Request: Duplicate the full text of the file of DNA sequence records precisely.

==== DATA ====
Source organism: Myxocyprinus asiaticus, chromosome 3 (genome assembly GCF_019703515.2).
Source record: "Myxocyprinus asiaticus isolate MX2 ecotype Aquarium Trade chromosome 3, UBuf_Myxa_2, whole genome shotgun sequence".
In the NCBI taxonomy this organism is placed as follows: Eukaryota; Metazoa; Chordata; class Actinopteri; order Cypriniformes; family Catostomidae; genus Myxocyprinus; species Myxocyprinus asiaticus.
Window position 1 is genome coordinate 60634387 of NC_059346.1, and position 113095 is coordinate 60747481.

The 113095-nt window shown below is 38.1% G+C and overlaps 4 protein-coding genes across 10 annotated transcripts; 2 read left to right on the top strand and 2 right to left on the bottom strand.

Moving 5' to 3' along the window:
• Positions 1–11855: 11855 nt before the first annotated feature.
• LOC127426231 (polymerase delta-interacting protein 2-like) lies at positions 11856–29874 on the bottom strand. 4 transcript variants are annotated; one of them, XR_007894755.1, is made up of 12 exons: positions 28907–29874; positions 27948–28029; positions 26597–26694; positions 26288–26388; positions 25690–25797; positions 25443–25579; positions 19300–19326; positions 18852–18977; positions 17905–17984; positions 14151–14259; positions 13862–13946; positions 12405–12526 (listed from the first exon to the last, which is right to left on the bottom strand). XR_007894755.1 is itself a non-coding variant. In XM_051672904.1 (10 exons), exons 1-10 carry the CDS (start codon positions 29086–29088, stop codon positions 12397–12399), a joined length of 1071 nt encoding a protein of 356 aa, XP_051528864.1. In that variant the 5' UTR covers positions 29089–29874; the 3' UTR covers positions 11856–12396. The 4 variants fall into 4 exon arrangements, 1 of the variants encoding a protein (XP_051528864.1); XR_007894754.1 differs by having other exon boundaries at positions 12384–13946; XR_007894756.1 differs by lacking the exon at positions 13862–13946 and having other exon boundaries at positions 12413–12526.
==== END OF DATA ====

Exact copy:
Source organism: Myxocyprinus asiaticus, chromosome 3 (genome assembly GCF_019703515.2).
Source record: "Myxocyprinus asiaticus isolate MX2 ecotype Aquarium Trade chromosome 3, UBuf_Myxa_2, whole genome shotgun sequence".
In the NCBI taxonomy this organism is placed as follows: Eukaryota; Metazoa; Chordata; class Actinopteri; order Cypriniformes; family Catostomidae; genus Myxocyprinus; species Myxocyprinus asiaticus.
Window position 1 is genome coordinate 60634387 of NC_059346.1, and position 113095 is coordinate 60747481.

The 113095-nt window shown below is 38.1% G+C and overlaps 4 protein-coding genes across 10 annotated transcripts; 2 read left to right on the top strand and 2 right to left on the bottom strand.

Moving 5' to 3' along the window:
• Positions 1–11855: 11855 nt before the first annotated feature.
• LOC127426231 (polymerase delta-interacting protein 2-like) lies at positions 11856–29874 on the bottom strand. 4 transcript variants are annotated; one of them, XR_007894755.1, is made up of 12 exons: positions 28907–29874; positions 27948–28029; positions 26597–26694; positions 26288–26388; positions 25690–25797; positions 25443–25579; positions 19300–19326; positions 18852–18977; positions 17905–17984; positions 14151–14259; positions 13862–13946; positions 12405–12526 (listed from the first exon to the last, which is right to left on the bottom strand). XR_007894755.1 is itself a non-coding variant. In XM_051672904.1 (10 exons), exons 1-10 carry the CDS (start codon positions 29086–29088, stop codon positions 12397–12399), a joined length of 1071 nt encoding a protein of 356 aa, XP_051528864.1. In that variant the 5' UTR covers positions 29089–29874; the 3' UTR covers positions 11856–12396. The 4 variants fall into 4 exon arrangements, 1 of the variants encoding a protein (XP_051528864.1); XR_007894754.1 differs by having other exon boundaries at positions 12384–13946; XR_007894756.1 differs by lacking the exon at positions 13862–13946 and having other exon boundaries at positions 12413–12526.